Screening for eosinophilia is a common test, since it is quick, universally available, and theoretically of value in detecting invasive helminths, if not protozoa. However, multiple studies have shown tests for eosinophilia to have poor sensitivity. Specificity can be high; however, the low prevalence of infection in asymptomatic travelers means positive predictive value is low. In addition, the finding of eosinophilia may lead to an extensive and often fruitless search for a cause, generating patient anxiety and high costs. Many cases of eosinophilia resolve spontaneously, possibly because of infection with nonpathogenic organisms or a noninfectious cause, such as allergy or drug reaction. Eosinophil counts may be repeated after several weeks or months before embarking on an extensive investigation. Counts may be highly variable, even within a single day, and are suppressed by endogenous or exogenous steroids. Evaluation of absolute counts, rather than by percentage of leukocytes, is more reproducible and predictive.
The following sections and Table 11-02 may serve as a general guideline for screening asymptomatic returned travelers.
Short-Term Travelers (<3–6 months)
In this group of travelers, the yield of screening is low and should be directed by specific risk factors revealed in the history. A history of prolonged (>2 weeks) digestive symptoms during travel can suggest protozoal infection. Exposure to fresh water in a region endemic for schistosomiasis, especially in Africa, may merit serologic screening, with the addition of stool and urine examination in the case of high-intensity exposure. Serology for Strongyloides may be considered in those who have a high risk of skin exposure to soil likely to be contaminated with human feces, usually those with a history of frequently walking barefoot outdoors. A sexual history should be obtained, and screening for sexually transmitted and bloodborne infections may be warranted. Zika virus testing for asymptomatic travelers (including pregnant women) with potential exposure is generally not recommended unless there is ongoing Zika virus exposure (see Chapter 4, Zika). Work in a health care setting or other area at high risk for TB may merit screening.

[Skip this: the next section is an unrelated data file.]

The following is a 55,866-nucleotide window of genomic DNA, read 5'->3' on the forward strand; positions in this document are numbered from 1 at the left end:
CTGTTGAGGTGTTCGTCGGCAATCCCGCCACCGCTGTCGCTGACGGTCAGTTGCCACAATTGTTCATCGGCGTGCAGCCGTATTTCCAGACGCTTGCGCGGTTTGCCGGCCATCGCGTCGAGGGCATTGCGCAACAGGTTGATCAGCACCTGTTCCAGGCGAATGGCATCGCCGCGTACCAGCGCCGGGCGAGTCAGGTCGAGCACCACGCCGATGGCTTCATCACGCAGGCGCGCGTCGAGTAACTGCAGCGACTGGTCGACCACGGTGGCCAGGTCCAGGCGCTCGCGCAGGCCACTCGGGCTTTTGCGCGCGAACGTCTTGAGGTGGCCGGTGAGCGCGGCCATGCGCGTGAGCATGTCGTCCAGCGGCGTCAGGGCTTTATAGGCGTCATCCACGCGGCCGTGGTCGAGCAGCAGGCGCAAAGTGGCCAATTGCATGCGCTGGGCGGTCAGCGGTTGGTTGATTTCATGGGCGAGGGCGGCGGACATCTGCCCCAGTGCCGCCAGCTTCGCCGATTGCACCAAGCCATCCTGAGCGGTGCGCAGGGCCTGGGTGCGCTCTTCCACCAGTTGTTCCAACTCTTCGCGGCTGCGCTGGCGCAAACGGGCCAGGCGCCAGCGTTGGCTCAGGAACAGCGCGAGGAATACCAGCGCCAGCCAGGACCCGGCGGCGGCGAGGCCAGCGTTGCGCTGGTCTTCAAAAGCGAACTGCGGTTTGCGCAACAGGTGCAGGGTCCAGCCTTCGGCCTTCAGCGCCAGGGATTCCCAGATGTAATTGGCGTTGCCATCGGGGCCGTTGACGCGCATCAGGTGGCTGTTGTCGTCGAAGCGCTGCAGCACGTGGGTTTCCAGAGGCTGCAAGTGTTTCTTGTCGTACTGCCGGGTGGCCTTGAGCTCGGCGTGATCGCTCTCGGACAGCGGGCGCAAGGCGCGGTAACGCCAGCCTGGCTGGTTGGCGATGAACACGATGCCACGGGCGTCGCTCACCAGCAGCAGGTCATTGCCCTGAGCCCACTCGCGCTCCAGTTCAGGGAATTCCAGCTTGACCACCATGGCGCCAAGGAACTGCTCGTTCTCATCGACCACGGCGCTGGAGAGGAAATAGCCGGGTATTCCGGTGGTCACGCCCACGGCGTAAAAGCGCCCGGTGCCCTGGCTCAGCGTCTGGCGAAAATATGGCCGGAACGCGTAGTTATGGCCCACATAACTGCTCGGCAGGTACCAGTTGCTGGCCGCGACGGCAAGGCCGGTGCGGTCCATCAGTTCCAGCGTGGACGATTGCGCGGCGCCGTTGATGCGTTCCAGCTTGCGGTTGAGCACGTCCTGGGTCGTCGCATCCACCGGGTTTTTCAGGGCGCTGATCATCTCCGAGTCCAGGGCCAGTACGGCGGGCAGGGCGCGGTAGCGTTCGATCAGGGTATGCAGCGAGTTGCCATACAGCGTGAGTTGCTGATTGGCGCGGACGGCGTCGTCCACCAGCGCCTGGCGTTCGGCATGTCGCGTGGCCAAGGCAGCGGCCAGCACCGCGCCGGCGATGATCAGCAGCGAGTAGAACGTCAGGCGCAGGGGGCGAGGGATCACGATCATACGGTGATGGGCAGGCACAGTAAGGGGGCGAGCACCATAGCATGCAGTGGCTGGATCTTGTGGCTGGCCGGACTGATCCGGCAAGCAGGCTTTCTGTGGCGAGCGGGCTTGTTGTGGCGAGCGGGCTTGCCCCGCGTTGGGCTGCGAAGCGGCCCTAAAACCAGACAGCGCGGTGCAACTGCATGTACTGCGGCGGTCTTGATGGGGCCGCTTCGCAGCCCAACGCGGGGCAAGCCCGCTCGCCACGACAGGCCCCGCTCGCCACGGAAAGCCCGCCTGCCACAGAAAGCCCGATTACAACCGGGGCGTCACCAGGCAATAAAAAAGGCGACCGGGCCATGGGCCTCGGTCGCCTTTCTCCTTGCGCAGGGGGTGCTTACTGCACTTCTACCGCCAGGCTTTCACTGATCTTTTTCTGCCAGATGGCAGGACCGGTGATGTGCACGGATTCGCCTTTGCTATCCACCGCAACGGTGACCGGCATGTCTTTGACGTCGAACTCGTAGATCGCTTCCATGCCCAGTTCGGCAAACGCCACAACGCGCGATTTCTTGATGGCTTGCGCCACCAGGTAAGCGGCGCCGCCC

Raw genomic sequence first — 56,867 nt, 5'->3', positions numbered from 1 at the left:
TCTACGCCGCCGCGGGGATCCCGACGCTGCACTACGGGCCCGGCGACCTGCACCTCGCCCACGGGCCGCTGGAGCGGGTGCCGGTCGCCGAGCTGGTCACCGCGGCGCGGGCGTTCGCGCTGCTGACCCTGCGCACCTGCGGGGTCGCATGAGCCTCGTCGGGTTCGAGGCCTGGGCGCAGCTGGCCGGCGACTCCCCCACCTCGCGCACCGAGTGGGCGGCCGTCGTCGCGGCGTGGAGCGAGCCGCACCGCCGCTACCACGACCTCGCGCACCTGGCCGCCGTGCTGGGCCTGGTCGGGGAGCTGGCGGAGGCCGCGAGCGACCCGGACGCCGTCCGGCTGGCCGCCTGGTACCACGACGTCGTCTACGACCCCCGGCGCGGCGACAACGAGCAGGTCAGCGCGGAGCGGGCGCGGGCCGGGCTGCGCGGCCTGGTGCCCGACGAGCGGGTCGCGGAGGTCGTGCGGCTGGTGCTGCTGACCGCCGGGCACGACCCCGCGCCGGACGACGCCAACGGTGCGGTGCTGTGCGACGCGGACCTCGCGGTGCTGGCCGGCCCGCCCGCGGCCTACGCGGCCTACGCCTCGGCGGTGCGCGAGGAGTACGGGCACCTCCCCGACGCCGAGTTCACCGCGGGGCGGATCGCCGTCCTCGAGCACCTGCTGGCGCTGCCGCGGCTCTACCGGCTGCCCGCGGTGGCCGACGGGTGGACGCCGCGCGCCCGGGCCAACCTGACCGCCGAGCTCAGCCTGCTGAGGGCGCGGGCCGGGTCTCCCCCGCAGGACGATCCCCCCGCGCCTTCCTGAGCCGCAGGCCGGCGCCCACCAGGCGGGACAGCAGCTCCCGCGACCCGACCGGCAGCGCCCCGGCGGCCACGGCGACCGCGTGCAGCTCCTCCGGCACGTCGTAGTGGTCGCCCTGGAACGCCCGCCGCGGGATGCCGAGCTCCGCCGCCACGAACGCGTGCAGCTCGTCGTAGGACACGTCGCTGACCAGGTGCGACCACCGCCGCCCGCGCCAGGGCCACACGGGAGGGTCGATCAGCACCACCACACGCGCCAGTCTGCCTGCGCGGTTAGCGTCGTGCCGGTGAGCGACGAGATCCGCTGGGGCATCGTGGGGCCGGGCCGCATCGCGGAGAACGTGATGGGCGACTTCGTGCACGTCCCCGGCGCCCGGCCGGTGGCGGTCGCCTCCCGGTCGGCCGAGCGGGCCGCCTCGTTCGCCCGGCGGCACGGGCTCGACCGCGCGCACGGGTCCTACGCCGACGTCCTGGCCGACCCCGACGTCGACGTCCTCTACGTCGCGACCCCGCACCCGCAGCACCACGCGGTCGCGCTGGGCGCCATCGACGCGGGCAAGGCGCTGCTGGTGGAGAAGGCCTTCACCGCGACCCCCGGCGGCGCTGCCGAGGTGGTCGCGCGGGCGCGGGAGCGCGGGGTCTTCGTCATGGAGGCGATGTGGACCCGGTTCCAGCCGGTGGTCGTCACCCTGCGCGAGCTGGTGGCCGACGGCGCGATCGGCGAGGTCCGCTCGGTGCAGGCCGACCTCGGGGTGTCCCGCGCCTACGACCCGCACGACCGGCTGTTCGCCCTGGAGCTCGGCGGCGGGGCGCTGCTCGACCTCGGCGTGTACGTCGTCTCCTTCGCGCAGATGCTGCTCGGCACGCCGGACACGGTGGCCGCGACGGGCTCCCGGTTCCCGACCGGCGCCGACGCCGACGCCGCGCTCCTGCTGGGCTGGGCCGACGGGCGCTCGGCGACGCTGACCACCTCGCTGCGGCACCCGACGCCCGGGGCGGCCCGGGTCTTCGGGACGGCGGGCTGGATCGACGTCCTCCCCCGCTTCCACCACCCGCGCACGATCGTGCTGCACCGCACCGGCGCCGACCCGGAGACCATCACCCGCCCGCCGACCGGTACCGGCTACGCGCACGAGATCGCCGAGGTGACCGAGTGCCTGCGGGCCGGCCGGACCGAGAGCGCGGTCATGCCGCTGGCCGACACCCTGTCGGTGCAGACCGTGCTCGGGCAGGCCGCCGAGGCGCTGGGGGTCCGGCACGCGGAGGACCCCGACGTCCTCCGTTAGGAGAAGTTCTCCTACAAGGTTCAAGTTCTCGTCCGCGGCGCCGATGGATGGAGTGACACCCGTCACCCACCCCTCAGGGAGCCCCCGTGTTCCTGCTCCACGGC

Long-Term Travelers or Expatriates (>3–6 months)
For longer-stay travelers, as the overall yield of screening increases it becomes less useful to rely on history for selective testing. The emphasis should be on those with the longest stays and the most problematic sanitary conditions. In some cases employers may require certain tests, partly for reasons of liability. Stool examinations are usually done, although they serve mostly to provide psychological reassurance. Perform serologic testing for schistosomiasis and strongyloidiasis in those with recent or remote travel histories to endemic areas who report some level of risk.